Retrofitting objcaps

Matej Kosik kosik at
Thu Oct 19 09:44:24 UTC 2006

Hash: SHA1

Hi Andreas,

Andreas Raab wrote:
> Matej Kosik wrote:
>> What about ConstantPoint? Constant point is such an object which behaves
>> exactly like a Point except for that it cannot be moved (once it is
>> created). Can we implement such a thing in Smalltalk? Yes, it is
>> "enough" to implement E interpreter in Squeak and then you are done. Can
>> we implement constant point directly in E? Yes, it is trivial (few lines
>> of code).
>> Or am I wrong? Is it somehow possible to implement ConstantPoint in
>> Smalltalk?
> Sure. It's not even hard and I can think of at least three methods
> depending on how far you want to go with the level of support. The
> easiest (and most illustrative, though not directly comparable) method
> is this:
> makePoint: aPoint
>   "Create a constant point object"
>   | pointClass pointObj |
>   pointClass := aPoint newUniclass.
>   pointClass compile: 'x ^', aPoint x printString.
>   pointClass compile: 'y ^', aPoint y printString.
>   ^pointClass new

This is interesting. Thank you. Although I do not have `newUniclass'
method directly in my image, there is something similar. So if I do this:

	pointClass := Object newUniqueClassInstVars: ''
                             classInstVars: ''.
	pointClass compile: 'x ^ 100'.
	pointClass compile: 'y ^ 100'.
	point := pointClass new.

I can indeed see that

	point x



	point y



However, if I passed reference to the `point' object to you (to your
code), were I able to stop you (your code) from doing

	point class compile: 'x ^ whatever'

? If not, then this is not the solution to the original problem. It
would be necessary to ban the "compile:" class method. And since
Smalltalk has many crooked lanes, we could again miss some other

Does `point' have a class? Yes. Its name is

	point class

In my case `Object1'. What would prevent anyone from doing this

	(Smalltalk at: #Object1) compile: 'x ^ 10'

this should again be banned. It must be enforced that something like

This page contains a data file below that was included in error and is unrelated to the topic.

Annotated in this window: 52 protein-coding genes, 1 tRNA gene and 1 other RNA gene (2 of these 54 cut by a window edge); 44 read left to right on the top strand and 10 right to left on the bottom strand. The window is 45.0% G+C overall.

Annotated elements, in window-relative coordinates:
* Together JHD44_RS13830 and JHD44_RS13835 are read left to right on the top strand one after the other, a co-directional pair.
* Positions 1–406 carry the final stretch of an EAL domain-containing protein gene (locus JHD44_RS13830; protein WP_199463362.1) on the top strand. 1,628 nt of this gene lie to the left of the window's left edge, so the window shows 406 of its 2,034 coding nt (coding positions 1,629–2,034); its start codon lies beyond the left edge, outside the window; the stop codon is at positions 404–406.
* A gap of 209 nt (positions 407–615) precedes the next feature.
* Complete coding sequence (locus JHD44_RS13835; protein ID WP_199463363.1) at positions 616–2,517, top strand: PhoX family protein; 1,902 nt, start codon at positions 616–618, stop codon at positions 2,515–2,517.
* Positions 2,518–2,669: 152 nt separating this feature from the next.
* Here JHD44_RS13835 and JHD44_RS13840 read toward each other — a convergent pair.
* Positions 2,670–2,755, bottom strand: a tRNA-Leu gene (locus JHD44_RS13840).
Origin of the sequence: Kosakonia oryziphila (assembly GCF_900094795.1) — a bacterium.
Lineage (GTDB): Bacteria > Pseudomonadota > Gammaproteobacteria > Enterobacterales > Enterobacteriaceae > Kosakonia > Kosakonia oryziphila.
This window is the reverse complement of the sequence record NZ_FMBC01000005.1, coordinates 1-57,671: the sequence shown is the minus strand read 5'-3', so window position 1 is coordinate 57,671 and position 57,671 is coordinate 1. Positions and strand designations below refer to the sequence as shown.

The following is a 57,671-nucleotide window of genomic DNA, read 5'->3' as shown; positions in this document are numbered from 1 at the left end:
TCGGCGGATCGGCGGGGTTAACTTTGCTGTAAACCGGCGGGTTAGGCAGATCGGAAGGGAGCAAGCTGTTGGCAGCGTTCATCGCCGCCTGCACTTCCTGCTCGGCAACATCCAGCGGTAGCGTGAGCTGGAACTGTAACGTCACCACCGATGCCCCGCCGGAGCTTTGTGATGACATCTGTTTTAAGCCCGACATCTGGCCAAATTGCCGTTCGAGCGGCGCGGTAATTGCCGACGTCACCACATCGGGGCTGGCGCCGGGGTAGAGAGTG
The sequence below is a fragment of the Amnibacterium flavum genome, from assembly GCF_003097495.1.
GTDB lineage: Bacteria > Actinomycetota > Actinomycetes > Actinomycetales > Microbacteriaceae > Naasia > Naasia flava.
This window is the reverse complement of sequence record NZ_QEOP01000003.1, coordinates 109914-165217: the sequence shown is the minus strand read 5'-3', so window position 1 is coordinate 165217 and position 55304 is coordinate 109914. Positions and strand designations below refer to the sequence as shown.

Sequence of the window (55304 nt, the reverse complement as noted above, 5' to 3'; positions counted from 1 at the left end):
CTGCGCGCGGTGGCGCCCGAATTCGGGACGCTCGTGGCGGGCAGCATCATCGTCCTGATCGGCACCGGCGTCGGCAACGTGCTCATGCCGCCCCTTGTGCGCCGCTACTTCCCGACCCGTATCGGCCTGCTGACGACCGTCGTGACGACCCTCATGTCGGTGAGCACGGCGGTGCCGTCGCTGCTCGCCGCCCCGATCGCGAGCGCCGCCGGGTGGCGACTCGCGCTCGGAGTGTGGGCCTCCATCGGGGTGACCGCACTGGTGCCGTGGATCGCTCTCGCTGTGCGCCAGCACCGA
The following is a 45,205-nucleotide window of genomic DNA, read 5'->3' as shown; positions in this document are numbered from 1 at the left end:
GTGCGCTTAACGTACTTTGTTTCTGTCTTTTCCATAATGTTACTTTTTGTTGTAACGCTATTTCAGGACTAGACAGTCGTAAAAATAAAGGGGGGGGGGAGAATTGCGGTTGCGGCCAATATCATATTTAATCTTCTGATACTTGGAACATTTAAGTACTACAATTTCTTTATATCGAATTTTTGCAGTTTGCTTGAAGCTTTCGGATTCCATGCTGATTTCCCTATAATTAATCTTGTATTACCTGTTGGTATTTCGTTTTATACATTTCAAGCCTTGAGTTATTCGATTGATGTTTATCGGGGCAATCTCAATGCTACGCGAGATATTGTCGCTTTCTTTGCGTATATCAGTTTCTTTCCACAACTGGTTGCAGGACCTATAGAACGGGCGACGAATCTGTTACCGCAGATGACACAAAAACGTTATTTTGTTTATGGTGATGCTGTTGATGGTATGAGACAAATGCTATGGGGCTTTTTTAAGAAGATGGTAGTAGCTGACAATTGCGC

that is impossible. I am afraid that the number of possible
vulnerabilities is overwhelming. Although this is related to the
"libraries" rather than to the language, the question is, whether the
"libraries" can be "tamed" or whether the whole thing should be thrown
away and everything restarted with security in mind from the begining.
In E they've done it. I believe. The tendency to keep current languages
and "adding security" is caused by the fact that we love Smalltalk
(Python, Ruby, Java, Erlang, ...) and do not want to turn back to it. I
am not proposing everyone to swich to E, I am not part of the E project,
I am only amazed, the question is, if we are really concerned with
security, whether such switch (directly or indirectly) would not be
necessary. Adding convenience/nice gui/great gui tools to E could be
possible whereas adding security to Smalltalk/Java/Python/Ruby/Erlang
may turn out to be
- - either impossible
- - or we will end up with essentially some almost E-quivalent (and thus
contributing to world fragmentation)

> The other two methods are:
> * Use literal sharing, e.g., the identical x, and y values. The
> difference to the above is that both x and y would be parsed again by
> the compiler and therefore may not be identical to the input
> * Use blocks as accessors which would also use lexical scoping rules and
> be the most truthful (but least readable and hardest to implement
> directly) solution.
> The main thing that's missing in Squeak to support this more easily is
> some "literal object" syntax by which you could create an anonymous
> class in a method and instantiate that class directly. This would allow
> you to reuse the same class over and over again, but it would not be
> much different from the above.
> Cheers,
>   - Andreas

- --
Matej Kosik
icq: 300133844, skype: matej_kosik, sarkan at
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